However, discontinuities are relevant as they break established orders and inaugurate pluralities that exceed and produce differences. These practices (or non-practices) represent, explore, and make use of contingency as a critical and creative instrument; they ultimately cancel contingency but allow the transformation or non-transformation from potentiality to actuality to occur. They shift the function of an administrative resource, by grasping invisible forces that support and opens new paths in the search for the hidden potential and underlying knowledge that belong to art.
Paula Lopez Zambrano is a curator, writer, and researcher. She is currently writing her MPhil/PhD thesis in the Department of Visual Cultures at Goldsmiths, University of London, which is focused on the concept of contingency related to contemporary art and the curatorial practice. After completing a BA in Art History at Universidad Iberoamericana, Mexico City, she moved to London to study for an MA in Curating Contemporary Art at the Royal College of Art. She has previous experience working in museums, private galleries, non-profit projects, research centers and as a freelance curator internationally, including the Museum of Contemporary Art of Oaxaca (Mexico), Curare, Critical Space for the Arts (Mexico City), Wysing Arts Centre (Cambridge), Carpe Diem Art & Research (Lisbon), SPACE Art+Tech (London), etc. Recent projects include the curatorship of Karla Leyva & Geneva Sills an exhibition presented in Chalton Gallery London; Cuts to Violence, a moving image program presented at the annual festival FUSO in Lisbon (August 2015), a public program entitled What One Can Be... at The House of St Barnabas in London as part of the Social Art 15 festival (September 2015), and Fuera de Sitio (Out of Site) at the JosédelaFuente Gallery in Cantabria, Spain. She also writes exhibition reviews and artists interviews for Art Nexus and Excelsior. Upcoming projects include the curatorship of exhibitions at Pump House Gallery (London 2018) and Civic Room (Glasgow 2018).
* Cover photo: image by publication research studio Behind the X. (c) Behind the X
 Giorgio Agamben, “Bartleby, or On Contingency,” in Potentialities, ed. Daniel Heller-Roazen (Stanford: Stanford University Press, 1999), 261.
 Aristotle, “De Interpretatione,” in The Complete Works of Aristotle, ed. Jonathan Barnes (Princeton: Princeton University Press, 1995), 25–38.
 Aristotle, “On The Soul (Book III),” in The Complete Works of Aristotle, ed. Jonathan Barnes, (Princeton: Princeton University Press, 1995), 674–692.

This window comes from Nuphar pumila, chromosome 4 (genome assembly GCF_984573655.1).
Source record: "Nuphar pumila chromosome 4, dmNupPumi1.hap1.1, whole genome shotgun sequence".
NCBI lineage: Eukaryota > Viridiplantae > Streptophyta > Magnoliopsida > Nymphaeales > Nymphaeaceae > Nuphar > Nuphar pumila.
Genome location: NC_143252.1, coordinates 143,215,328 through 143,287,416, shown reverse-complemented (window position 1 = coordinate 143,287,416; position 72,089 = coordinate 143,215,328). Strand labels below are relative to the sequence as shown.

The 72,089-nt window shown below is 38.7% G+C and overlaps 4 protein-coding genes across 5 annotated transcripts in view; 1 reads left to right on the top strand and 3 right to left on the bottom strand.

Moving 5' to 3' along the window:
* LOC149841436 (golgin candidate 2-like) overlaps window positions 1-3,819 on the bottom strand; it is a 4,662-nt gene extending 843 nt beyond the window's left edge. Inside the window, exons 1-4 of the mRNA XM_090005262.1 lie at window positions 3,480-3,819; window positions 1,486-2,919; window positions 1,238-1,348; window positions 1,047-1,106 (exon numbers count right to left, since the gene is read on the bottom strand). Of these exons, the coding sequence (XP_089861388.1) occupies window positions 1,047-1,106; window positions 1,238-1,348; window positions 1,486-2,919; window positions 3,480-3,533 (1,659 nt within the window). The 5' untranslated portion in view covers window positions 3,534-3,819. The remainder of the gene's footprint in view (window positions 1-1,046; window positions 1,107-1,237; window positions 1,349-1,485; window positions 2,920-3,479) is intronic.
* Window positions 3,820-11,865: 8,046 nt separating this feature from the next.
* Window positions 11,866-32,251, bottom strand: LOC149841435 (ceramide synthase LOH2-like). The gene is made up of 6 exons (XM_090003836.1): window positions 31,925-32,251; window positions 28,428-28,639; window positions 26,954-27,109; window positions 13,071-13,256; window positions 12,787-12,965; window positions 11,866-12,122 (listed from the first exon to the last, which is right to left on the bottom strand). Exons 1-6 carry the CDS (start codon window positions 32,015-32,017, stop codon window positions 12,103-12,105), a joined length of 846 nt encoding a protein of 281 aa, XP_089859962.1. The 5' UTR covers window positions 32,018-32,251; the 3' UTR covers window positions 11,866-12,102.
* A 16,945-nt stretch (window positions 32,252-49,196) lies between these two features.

Agamben, “Bartleby, Or On Contingency,” 245.
 Ibid., 248.
 Tacita Dean and Nicholas Thomas, “Specific Objects,” Seminar, Royal College of Art, London, February 13, 2013.
 Jung, Carl Gustav, Psychological Types or The Psychology of Individuation, Collected Works, Volume 6, (Princeton: Princeton University Press), 1971.
 Dean and Thomas, “Specific Objects.”
 Margaret Iversen, “Introduction, The Aesthetics of Chance,” Chance, Documents of Contemporary Art, (London: Whitechapel Gallery, Cambridge: The MIT Press, 2010), 20.
 Sam Thorne, “John Cage,” in Frieze, October 10, 2010, accessed March 15, 2016, https://frieze.com/article/john-cage
 Lisa, Le Feuvre, “Introduction, Strive to Fail,” Failure, Documents of Contemporary Art, (London: Whitechapel Gallery, Cambridge: The MIT Press, 2010), 19.
 Le Feuvre, “Introduction, Strive to Fail,” 17.
 Julian Schnabel, “Statement” (1978), in Julian Schnabel: Paintings 1975–1987, (London: Whitechapel Gallery, 1986), 101–105.
 Le Feuvre, “Introduction, Strive to Fail,” 13.
 Mick Wilson, “What is to be undone?” Lecture, I.C.A., London, March 9, 2016.
 Wilson, “What is to be undone?”
 Hans-Ulrich Obrist, “Mind Over Matter (Interview with Harald Szeemann),” in Artforum International, January 11, 1996, accessed April 17, 2016, http://umintermediai501.blogspot.pt/2008/01/mind-over-matter-interview-with-harald.html
 Jean-Yves Jouannais, Artistas sin obra. I Would Prefer Not To, (Barcelona: Acantilado, 2014), 140.
 Michel Foucault, “The Order of Discourse,” in Untying the Text: A Post-Structuralist Reader, ed. Robert Young (Boston, London and Henley: Routledge and Kegan Paul, 1981), 66.